A line in the sand: a wireless sensor network for target detection, classification, and tracking
Cited 260 times inCited 397 times in
- A line in the sand: a wireless sensor network for target detection, classification, and tracking
- Arora, A; Dutta, P; Bapat, S; Kulathumani, V; Zhang, H; Naik, V; Mittal, V; Cao, H; Demirbas, M; Gouda, M; Choi, Young-Ri; Herman, T; Kulkarni, S; Arumugam, U; Nesterenko, M; Vora, A; Miyashita, M
- Reliability; Stabilization; Smart dust; Target classification and tracking; Wireless sensor networks
- Issue Date
- ELSEVIER SCIENCE BV
- COMPUTER NETWORKS, v.46, no.5, pp.605 - 634
- Intrusion detection is a surveillance problem of practical import that is well suited to wireless sensor networks. In this paper, we study the application of sensor networks to the intrusion detection problem and the related problems of classifying and tracking targets. Our approach is based on a dense, distributed, wireless network of multi-modal resource-poor sensors combined into loosely coherent sensor arrays that perform in situ detection, estimation, compression, and exfiltration. We ground our study in the context of a security scenario called "A Line in the Sand" and accordingly define the target, system, environment, and fault models. Based on the performance requirements of the scenario and the sensing, communication, energy, and computation ability of the sensor network, we explore the design space of sensors, signal processing algorithms, communications, networking, and middleware services. We introduce the influence field, which can be estimated from a network of binary sensors, as the basis for a novel classifier. A contribution of our work is that we do not assume a reliable network; on the contrary, we quantitatively analyze the effects of network unreliability on application performance. Our work includes multiple experimental deployments of over 90 sensor nodes at MacDill Air Force Base in Tampa, FL, as well as other field experiments of comparable scale. Based on these experiences, we identify a set of key lessons and articulate a few of the challenges facing extreme scaling to tens or hundreds of thousands of sensor nodes.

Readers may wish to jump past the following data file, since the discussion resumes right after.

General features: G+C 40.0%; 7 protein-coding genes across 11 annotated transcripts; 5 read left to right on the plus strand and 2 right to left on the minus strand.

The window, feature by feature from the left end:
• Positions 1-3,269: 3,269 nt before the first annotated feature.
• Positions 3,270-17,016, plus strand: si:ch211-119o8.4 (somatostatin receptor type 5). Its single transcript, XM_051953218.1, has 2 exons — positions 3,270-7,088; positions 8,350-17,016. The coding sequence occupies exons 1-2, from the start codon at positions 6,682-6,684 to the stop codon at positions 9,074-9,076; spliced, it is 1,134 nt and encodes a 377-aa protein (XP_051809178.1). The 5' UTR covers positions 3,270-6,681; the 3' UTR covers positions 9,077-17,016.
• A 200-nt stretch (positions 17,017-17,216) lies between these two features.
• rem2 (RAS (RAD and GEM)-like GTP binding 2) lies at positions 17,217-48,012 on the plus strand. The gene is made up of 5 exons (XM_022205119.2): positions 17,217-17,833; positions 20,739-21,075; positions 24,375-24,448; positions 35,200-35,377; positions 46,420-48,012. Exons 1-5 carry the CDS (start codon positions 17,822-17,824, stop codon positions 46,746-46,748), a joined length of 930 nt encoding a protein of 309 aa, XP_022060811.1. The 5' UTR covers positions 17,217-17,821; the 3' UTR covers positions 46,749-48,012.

- ; Go to Link
- Appears in Collections:
- EE_Journal Papers
- Files in This Item:
can give you direct access to the published full text of this article. (UNISTARs only)
Show full item record
Items in DSpace are protected by copyright, with all rights reserved, unless otherwise indicated.